BFAMFAPhD is a collective of artists, designers, technologists, organizers, and educators who work in the intersection of art, technology, and political economy.
Concerned about the impact of debt, rent, and precarity on the lives of creative people, BFAMFAPhD asks: What is a work of art in the age of $120,000 art degrees? BFAMFAPhD creates reports, pedagogical tools, and movement syllabi, including Artists Report Back, Census Report, Statements and… in which nothing can be finally paid off. BFAMFAPhD’s work has been cited widely by mainstream and art-centric press and has been exhibited at The Museum of Art and Design, Cleveland Art Institute, and The Brooklyn Museum. Select residencies and presentations include Triangle Arts Association, Brooklyn, NY, workshops at the Brooklyn Museum, Creative Time Summit and international weeklong intensives in Sweden and Denmark.
BFAMFAPhD Core Members are Susan Jahoda, Emilio Martinez Poppe, Vicky Virgin, and Caroline Woolard. Contributors include Pasqualina Azzarello, Ann Chen, Dia Felix, Art Jones, Ben Lerchin, Alex Mallis, Blair Murphy, Agnes Szanyi, Kieran Startup, Lika Volkova, Jeff Warren, and Zipeng Zhu.
We invite contributions to BFAMFAPhD. Email us: info [at] BFAMFAPhD.com
As artists and art school graduates, we often find ourselves in conversations about the difficulties of continuing our practice as writers, authors, artists, actors, photographers, musicians, singers, producers, directors, performers, choreographers, dancers and entertainers. We struggle to support ourselves with jobs outside of the arts and we struggle to earn a living in the arts. Yet art school administrators and “creative class” reports assure us that arts graduates make a living in the arts. Loan officers insist that art students can afford art school tuition, repaying student loans over time by working in the arts. This is not our experience. We decided that it was time make our own report.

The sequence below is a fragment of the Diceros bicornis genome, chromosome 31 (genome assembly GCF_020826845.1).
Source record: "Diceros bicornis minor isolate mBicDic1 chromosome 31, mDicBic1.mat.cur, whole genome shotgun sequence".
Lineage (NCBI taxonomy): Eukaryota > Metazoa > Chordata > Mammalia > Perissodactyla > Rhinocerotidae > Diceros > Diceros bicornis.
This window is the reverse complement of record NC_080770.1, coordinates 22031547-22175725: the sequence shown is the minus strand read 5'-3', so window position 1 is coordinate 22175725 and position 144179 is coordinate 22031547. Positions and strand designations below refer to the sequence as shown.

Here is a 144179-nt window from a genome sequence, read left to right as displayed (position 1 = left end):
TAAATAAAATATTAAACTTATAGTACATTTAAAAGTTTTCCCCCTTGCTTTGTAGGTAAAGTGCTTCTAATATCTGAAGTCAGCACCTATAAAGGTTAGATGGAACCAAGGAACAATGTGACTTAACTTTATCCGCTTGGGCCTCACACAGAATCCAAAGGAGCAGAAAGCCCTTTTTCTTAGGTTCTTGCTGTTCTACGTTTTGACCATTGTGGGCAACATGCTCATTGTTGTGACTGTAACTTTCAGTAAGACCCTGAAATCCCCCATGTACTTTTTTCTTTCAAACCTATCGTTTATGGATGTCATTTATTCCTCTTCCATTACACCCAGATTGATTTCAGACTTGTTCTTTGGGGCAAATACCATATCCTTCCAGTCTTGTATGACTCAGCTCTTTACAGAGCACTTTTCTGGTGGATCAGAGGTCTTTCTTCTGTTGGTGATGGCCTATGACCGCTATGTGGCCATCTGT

Connecting our lived experiences to national trends, we wanted to know: What is the impact of rent, debt, and precarity on working artists and arts graduates nationally? How many of us are there? If we are not supporting ourselves as working artists, what jobs do we work?
We looked at artists’ demographics, occupations, educational attainment, field of degree, and earnings as recorded by the Census Bureau’s 2012 American Community Survey (ACS). The ACS is the largest survey that collects data about artists, surveying roughly 1 out of every 100 persons in the nation. With this data in hand, we made this report to reframe conversations about the current conditions and contradictions of arts graduates, and to make informed decisions about the ways we live and work. At the end of the report, please see our recommendations for organizational change and interpersonal action.
We see visual artists, creative writers, architects, and many people speaking up against rising debt, racial and gender inequity, and precarious labor in the arts. We are teaching that another way is possible – solidarity art worlds. We made Artists Report Back not as an argument of economic justification — it is a reflection on the conditions of cultural work in the United States today that paves the way for cultural equity initiatives locally and nationally.
Ways of Being is a multi-platform pedagogical project which offers practices of collaboration, contemplation, and social-ecological analysis for visual artists. Ways of Being is for arts educators who want to connect art to economy; for students who want to make artworks that reflect the conditions of their own production. Ways of Being is a book, a series of videos, a deck of cards, and an interactive website with freely downloadable content.
Ways of Being is published by Punctum Books and is a contribution to BFAMFAPhD from Susan Jahoda, Emilio Martinez Poppe, and Caroline Woolard. Read the Introduction and the Spaces of Learning on Art21.
A website with teaching tools, videos, and presentations to accompany Ways of Being is coming soon!
The Atlantic, November 6, 2014.
New York Times, October 29 2014.
The Dish, October 25 2014.
Bad at Sports, October 24, 2014.
The Huffington Post, Arts and Culture, October 24, 2014.
The Washington Post, October 21, 2014.
The New Yorker, October 20, 2014.
Hyperallergic, October 20, 2014